ST. PETERBURG, Fla. - The Orioles weren’t going to get a deep start tonight from Miguel Castro. They knew it was going to be a bullpen game. The only question was how long it would take for the phone to ring.
Castro escaped jams in back-to-back innings before Brad Miller broke a scoreless tie in the fourth with a three-run homer, and the Orioles lost again 4-3 before an announced crowd of 15,416 at Tropicana Field.
The Orioles have dropped 18 of their last 22 games and are 75-86 overall and 29-51 on the road as they approach the season finale. They remain tied with the Blue Jays for fourth place. Or last if your glass is half empty.
Pedro Álvarez’s two-run single off Tommy Hunter in the eighth guaranteed that the Orioles would avoid their 12th shutout this season and fifth this month. The champagne wasn’t put on ice.
Making his first major league start, Castro threw 59 pitches in 3 1/3 innings before left-hander Richard Bleier replaced him. Ten pitches short of his season high on Aug. 3.
“He got a little tired,” said manager Buck Showalter. “I’m not sure. He worked through a lot of trouble. It wasn’t like it was an unscathed first three innings. It was a good step for him. We’ll see if he can build on it, give us some options as he goes forward.”
Rays starter Chris Archer blanked the Orioles on two hits through five innings: J.J. Hardy’s double in the second and Anthony Santander’s single leading off the third. They put two runners on base in the sixth against Steve Cishek, but Hardy lined out.
Álvarez’s single off Hunter gave the Orioles their first runs in the last 24 innings. Chris Davis grounded into a 4-5-3 double play to end the eighth.
Davis also walked and struck out twice to raise his total to 193 in 127 games.
Hardy led off the ninth inning with another double and moved to third on Chance Sisco’s single off Alex Colomé. Pinch-hitter Seth Smith struck out, Santander lifted a sacrifice fly to center field and Jonathan Schoop lined to center.
“Whenever we get something rolling, it’s a good sign, especially off the caliber of pitcher that Colomé is,” Sisco said. “Just trying to put good at-bats together and try to string something together.”
Said Showalter: “I think it was as much that they were making some mistakes and we were doing something with them. Archer’s got, what, 200 innings? One of the best pitchers in the league and we didn’t do a whole lot off him to create very many opportunities.”
Castro retired the side in order in the first inning on 11 pitches, getting a popup, called third strike and ground ball. He stranded two runners in the second and two more in the third, but Corey Dickerson and Adeiny Hechavarria opened the fourth with singles and Miller drove a slider into the right field seats.
Daniel Robertson shattered his bat on a comebacker and Showalter made the switch.
“Overall, happy for the opportunity,” Castro said through interpreter Ramon Alarcon. “It’s been a long season, many different experiences. Happy to be out there, healthy and just trying to compete.
“The biggest difference was I had almost a week without pitching. Being in the bullpen you pitch one day, two or three times a week. So, I had a lot of off days and had to adjust to that.”
Sisco praised Castro’s work.
“Good,” he said. “He was cruising for a little bit. He was making really good pitches, commanding all three of his pitches. Overall, he did really well, I thought. One pitch that he kind of left up and that’s what cost him the runs. But other than that, he made really good pitches. Smooth throughout the three-plus innings that he went.”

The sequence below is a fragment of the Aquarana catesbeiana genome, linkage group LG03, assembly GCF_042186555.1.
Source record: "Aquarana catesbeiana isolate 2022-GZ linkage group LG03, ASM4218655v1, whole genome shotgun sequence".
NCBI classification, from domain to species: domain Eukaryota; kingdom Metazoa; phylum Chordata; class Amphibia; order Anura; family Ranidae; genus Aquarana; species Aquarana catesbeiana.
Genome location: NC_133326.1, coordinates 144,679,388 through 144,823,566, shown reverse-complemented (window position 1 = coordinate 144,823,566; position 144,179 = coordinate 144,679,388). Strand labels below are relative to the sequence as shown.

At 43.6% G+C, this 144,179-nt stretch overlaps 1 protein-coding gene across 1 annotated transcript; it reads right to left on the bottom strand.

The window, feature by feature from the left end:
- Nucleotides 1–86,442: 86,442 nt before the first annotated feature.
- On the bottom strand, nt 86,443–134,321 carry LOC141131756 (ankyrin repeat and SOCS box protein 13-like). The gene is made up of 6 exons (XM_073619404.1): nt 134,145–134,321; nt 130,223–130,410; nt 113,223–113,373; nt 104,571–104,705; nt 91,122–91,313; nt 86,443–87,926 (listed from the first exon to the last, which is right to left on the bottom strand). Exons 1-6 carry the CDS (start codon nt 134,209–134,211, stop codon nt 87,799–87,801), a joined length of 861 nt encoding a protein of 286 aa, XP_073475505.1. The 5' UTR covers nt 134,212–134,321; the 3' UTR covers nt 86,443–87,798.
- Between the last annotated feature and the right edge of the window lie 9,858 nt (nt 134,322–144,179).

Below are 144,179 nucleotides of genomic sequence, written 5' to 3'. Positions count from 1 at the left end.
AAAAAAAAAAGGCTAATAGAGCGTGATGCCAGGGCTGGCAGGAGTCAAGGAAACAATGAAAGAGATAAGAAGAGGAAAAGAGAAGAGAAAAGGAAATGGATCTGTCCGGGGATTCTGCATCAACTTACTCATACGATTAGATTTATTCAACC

The slider produced strikeouts in the first two innings, but Miller crushed the one thrown to him.
“I was trying to locate the ball low in the zone throughout the whole game,” Castro said. “Obviously, there was one pitch which he took advantage of it. After that, I just tried to compete again.”
Orioles starters have gone four innings or fewer in the last five games. Bleier, Mychal Givens, Donnie Hart and Darren O’Day followed Castro tonight. Hart allowed a run in the seventh on Wilson Ramos’ sacrifice fly after Kevin Keiermaier singled, stole second base and moved to third on a balk.
Castro’s ERA climbed from 2.38 to 3.53 with runs allowed in his last seven appearances. He’s thrown 66 1/3 innings with the Orioles and 24 1/3 with Double-A Bowie. He’s earned a long rest.
At least until winter ball. It’s been discussed.
“I’m not sure what’s going to happen,” he said. “It’s really up to the coaches, the pitching coach, the manager. I’m not really sure. Maybe. But we’ll see.”
Asked to compare Castro as a reliever and starter, Showalter replied, “Different look. Different presentation.
“You watch him during the course of a day preparing for a start, there wasn’t a whole lot of change in him. He’s a pretty under-control guy. He likes to compete. He’s a smart guy. He knows what’s going on and we certainly don’t draw a lot of attention to it for him.
“It’s little things like times to the plate. He fluctuates all over the place. It’s something that he’s got to do a better job with before they get here. This is a tough place to be teaching people to be perfect to the plate. That stuff’s got to start in Aberdeen.”
The Rays put runners on second and third with one out in the second inning, but Miller bounced into a force at home and Robertson struck out. They had runners on the corners with one out in the third, but Ramos struck out on a 92 mph fastball and Logan Morrison flied out.
The tightrope snapped in the fourth, but the string of losses is taut.